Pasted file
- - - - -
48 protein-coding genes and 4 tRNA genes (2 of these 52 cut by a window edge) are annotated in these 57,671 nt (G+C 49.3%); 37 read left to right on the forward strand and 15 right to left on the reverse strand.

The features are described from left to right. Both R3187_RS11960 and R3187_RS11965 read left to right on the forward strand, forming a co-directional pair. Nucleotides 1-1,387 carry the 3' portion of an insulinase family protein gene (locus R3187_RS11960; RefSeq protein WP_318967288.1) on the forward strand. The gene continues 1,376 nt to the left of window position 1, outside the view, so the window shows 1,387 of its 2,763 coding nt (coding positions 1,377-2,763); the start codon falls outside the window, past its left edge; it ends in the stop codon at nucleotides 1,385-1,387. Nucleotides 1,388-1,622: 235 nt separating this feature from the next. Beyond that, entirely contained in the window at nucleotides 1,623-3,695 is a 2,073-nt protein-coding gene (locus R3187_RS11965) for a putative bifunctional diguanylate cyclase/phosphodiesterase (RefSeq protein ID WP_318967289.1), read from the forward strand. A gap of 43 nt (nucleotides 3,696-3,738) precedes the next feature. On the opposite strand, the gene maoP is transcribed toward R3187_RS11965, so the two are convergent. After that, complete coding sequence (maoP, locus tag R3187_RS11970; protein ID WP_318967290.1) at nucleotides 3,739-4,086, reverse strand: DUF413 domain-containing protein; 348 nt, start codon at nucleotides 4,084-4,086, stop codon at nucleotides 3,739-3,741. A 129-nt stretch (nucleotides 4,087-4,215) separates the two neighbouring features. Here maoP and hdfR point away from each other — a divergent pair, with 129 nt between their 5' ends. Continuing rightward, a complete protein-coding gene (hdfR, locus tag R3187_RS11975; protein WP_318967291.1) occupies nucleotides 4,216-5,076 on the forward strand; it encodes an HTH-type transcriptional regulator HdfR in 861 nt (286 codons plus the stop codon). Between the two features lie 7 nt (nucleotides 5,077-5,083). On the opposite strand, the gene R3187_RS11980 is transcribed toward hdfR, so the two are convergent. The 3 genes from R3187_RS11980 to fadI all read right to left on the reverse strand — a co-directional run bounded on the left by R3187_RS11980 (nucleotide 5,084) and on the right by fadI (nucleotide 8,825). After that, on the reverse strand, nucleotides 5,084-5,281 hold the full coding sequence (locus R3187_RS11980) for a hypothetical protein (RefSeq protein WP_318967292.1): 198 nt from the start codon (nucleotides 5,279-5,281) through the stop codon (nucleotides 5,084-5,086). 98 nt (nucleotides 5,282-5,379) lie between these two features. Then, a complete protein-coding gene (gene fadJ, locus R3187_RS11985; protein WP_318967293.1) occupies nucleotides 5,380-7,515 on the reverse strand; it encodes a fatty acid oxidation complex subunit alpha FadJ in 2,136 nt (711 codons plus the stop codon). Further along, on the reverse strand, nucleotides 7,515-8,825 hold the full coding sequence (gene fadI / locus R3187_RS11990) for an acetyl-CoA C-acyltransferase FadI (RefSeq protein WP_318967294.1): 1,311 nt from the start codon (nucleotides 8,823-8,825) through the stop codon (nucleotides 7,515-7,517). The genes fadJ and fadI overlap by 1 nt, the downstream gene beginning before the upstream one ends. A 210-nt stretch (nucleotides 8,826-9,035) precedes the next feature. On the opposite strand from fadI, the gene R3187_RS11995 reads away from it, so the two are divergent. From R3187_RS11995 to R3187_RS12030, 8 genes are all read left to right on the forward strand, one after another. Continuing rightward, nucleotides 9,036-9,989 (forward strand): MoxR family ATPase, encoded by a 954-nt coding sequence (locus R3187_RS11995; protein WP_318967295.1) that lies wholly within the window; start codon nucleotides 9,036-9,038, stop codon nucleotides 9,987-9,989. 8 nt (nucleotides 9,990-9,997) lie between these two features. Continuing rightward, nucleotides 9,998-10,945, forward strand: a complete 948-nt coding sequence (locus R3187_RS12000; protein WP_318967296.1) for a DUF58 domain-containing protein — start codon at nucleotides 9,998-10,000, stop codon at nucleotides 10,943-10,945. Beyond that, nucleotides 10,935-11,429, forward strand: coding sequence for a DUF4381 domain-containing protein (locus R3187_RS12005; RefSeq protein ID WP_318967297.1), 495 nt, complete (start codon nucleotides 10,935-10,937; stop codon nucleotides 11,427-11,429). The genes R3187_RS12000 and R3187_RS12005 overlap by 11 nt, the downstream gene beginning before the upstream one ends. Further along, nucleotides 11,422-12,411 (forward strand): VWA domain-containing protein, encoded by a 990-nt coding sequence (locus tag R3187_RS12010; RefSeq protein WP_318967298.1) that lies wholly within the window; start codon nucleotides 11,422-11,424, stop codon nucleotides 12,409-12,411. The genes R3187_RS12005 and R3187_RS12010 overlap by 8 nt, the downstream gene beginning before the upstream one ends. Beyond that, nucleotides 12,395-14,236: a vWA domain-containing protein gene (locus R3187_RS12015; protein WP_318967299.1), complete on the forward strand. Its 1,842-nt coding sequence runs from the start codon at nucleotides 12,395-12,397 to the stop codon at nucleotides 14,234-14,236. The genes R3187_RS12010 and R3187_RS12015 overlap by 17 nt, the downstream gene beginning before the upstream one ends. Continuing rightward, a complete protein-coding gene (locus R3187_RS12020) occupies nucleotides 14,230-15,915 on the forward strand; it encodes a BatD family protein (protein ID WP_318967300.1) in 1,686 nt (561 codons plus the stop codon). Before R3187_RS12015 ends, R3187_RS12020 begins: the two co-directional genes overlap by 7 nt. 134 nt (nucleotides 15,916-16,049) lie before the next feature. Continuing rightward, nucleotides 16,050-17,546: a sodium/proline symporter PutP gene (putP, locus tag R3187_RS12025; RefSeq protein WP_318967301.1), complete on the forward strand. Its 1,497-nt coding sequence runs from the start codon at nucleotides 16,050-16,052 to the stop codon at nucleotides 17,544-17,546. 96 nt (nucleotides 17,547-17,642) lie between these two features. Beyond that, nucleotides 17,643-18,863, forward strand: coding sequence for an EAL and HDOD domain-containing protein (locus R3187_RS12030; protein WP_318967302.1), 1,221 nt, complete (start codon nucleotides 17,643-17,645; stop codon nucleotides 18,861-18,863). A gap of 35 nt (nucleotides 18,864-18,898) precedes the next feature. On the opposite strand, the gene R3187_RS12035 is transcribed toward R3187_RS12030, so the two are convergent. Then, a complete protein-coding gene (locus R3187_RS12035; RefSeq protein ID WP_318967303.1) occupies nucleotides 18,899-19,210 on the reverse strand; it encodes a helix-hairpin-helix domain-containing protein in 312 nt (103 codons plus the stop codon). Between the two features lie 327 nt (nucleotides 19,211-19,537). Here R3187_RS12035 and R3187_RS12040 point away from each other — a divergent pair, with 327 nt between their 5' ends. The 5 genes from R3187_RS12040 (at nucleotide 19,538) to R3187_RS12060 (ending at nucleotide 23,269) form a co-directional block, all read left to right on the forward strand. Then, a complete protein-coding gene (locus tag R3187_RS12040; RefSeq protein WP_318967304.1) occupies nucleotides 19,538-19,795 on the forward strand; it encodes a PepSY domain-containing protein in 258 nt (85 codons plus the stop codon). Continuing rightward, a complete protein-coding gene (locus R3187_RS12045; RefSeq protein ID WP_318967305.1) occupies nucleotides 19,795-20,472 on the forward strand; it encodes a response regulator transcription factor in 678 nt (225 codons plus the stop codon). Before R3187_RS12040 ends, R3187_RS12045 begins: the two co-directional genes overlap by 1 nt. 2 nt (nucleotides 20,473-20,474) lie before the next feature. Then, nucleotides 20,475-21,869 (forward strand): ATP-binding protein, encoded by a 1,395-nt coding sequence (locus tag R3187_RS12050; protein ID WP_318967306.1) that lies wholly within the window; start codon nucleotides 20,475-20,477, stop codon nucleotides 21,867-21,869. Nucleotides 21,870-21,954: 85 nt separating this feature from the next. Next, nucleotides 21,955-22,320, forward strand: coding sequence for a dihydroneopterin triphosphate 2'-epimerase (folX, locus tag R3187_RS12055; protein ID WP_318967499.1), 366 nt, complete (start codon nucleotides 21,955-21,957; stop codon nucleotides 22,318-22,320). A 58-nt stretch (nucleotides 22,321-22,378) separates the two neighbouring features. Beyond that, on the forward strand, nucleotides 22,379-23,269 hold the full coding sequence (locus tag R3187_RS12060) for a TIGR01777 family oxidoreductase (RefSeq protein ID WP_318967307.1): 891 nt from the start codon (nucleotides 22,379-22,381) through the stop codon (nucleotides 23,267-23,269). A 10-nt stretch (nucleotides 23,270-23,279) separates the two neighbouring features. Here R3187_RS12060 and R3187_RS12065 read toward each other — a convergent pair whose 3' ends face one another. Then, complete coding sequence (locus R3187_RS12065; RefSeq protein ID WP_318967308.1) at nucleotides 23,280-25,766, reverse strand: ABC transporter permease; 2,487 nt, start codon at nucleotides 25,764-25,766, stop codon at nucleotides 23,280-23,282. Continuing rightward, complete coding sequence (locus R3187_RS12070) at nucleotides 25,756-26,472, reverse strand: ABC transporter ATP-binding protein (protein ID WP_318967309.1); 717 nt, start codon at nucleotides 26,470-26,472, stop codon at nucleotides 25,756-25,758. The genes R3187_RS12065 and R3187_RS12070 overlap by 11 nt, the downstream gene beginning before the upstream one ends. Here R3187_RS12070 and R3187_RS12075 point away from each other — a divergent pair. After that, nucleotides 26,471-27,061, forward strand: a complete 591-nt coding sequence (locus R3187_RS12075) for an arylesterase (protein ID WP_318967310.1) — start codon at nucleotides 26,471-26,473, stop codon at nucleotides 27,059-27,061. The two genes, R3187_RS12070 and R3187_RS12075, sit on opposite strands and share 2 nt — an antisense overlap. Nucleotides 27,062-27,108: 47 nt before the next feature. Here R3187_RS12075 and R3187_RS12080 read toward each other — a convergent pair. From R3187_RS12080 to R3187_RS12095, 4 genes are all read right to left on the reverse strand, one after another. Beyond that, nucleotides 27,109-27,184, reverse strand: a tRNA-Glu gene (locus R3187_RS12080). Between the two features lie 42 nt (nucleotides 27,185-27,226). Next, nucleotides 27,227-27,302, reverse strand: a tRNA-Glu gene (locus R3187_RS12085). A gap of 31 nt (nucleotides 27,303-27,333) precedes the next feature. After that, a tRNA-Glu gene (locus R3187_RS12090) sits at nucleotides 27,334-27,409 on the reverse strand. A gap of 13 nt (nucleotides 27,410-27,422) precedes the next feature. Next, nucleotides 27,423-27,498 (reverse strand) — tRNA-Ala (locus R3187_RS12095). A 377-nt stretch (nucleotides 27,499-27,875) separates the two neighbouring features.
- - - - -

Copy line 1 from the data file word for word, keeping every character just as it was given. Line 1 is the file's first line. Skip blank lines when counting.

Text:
48 protein-coding genes and 4 tRNA genes (2 of these 52 cut by a window edge) are annotated in these 57,671 nt (G+C 49.3%); 37 read left to right on the forward strand and 15 right to left on the reverse strand.